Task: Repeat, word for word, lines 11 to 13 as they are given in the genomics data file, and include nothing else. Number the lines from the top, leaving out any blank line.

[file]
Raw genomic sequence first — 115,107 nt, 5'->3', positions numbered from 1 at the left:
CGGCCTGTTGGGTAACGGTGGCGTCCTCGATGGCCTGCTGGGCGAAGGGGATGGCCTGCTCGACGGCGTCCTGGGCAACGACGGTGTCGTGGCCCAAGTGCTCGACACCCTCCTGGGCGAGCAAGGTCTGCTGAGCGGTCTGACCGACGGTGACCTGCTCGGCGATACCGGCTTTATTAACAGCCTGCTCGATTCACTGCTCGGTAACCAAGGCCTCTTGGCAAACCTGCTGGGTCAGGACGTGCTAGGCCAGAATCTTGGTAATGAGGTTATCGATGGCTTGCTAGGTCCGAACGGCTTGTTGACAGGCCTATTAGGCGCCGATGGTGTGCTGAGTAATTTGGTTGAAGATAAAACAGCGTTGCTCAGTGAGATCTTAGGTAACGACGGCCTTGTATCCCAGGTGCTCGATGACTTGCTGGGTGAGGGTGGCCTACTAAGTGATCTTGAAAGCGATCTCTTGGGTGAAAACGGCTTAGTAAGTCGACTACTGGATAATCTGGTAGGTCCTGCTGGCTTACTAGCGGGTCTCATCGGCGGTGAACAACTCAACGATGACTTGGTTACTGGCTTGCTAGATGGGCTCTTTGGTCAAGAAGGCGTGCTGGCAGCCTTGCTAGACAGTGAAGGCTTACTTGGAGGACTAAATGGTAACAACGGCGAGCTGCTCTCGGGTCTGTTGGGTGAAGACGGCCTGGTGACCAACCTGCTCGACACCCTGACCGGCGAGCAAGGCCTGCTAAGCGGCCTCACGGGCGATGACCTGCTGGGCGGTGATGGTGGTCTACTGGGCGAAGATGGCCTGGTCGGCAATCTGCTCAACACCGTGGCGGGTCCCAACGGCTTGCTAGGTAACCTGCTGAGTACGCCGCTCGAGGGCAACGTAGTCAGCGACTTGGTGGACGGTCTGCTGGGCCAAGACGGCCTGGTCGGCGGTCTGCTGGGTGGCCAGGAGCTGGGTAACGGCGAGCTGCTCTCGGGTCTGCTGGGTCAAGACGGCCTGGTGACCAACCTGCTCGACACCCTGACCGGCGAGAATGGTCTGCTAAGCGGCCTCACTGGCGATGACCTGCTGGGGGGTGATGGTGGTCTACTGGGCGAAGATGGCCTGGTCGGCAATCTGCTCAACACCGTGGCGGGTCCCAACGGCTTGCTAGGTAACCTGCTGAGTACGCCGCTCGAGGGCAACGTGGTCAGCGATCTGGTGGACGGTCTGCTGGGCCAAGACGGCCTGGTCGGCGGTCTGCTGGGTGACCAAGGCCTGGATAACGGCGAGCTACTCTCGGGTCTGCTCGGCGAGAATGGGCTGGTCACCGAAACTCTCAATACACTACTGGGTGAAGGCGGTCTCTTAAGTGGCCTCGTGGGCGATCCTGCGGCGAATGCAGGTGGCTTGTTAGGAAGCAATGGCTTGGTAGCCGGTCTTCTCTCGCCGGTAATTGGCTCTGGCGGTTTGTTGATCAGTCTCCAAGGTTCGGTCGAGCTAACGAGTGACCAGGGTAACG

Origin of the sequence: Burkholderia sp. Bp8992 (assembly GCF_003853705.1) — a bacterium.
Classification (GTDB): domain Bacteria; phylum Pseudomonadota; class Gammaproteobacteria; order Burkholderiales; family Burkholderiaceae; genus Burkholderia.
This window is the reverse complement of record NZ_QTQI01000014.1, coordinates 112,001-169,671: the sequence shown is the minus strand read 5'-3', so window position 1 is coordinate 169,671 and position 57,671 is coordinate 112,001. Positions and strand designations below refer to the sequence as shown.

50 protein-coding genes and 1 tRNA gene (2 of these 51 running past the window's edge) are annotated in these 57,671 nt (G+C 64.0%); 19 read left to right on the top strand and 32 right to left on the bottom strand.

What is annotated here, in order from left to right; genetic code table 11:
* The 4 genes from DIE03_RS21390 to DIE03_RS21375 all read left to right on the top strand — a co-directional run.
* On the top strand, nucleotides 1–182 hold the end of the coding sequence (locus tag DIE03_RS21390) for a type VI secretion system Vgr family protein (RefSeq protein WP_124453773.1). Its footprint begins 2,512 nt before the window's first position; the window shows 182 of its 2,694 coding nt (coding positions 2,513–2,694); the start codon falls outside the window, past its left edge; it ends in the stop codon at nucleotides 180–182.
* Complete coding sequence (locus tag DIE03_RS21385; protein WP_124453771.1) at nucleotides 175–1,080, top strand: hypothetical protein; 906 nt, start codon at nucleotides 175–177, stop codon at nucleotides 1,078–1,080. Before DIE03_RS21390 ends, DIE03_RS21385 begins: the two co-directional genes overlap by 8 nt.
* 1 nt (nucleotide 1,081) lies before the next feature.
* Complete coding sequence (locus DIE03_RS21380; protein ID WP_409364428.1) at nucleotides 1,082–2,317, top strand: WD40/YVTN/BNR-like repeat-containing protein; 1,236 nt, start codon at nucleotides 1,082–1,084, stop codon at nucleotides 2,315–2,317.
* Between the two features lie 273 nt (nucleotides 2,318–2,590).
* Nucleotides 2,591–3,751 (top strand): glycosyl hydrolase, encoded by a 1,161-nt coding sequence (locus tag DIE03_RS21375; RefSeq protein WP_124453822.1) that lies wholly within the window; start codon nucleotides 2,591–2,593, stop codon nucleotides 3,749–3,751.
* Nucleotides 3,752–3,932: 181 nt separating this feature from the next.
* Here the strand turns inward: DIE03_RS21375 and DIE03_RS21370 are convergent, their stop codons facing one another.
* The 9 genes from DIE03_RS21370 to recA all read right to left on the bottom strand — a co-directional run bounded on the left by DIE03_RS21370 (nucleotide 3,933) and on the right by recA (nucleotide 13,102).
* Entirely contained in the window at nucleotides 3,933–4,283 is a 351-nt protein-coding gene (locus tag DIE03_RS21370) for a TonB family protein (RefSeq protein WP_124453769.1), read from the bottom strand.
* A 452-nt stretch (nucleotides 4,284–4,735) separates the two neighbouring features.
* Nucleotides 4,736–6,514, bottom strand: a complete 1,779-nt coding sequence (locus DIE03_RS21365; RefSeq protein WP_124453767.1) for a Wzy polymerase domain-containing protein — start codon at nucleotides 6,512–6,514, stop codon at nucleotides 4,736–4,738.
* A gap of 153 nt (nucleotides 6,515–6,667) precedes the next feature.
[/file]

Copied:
* 1 nt (nucleotide 1,081) lies before the next feature.
* Complete coding sequence (locus DIE03_RS21380; protein ID WP_409364428.1) at nucleotides 1,082–2,317, top strand: WD40/YVTN/BNR-like repeat-containing protein; 1,236 nt, start codon at nucleotides 1,082–1,084, stop codon at nucleotides 2,315–2,317.
* Between the two features lie 273 nt (nucleotides 2,318–2,590).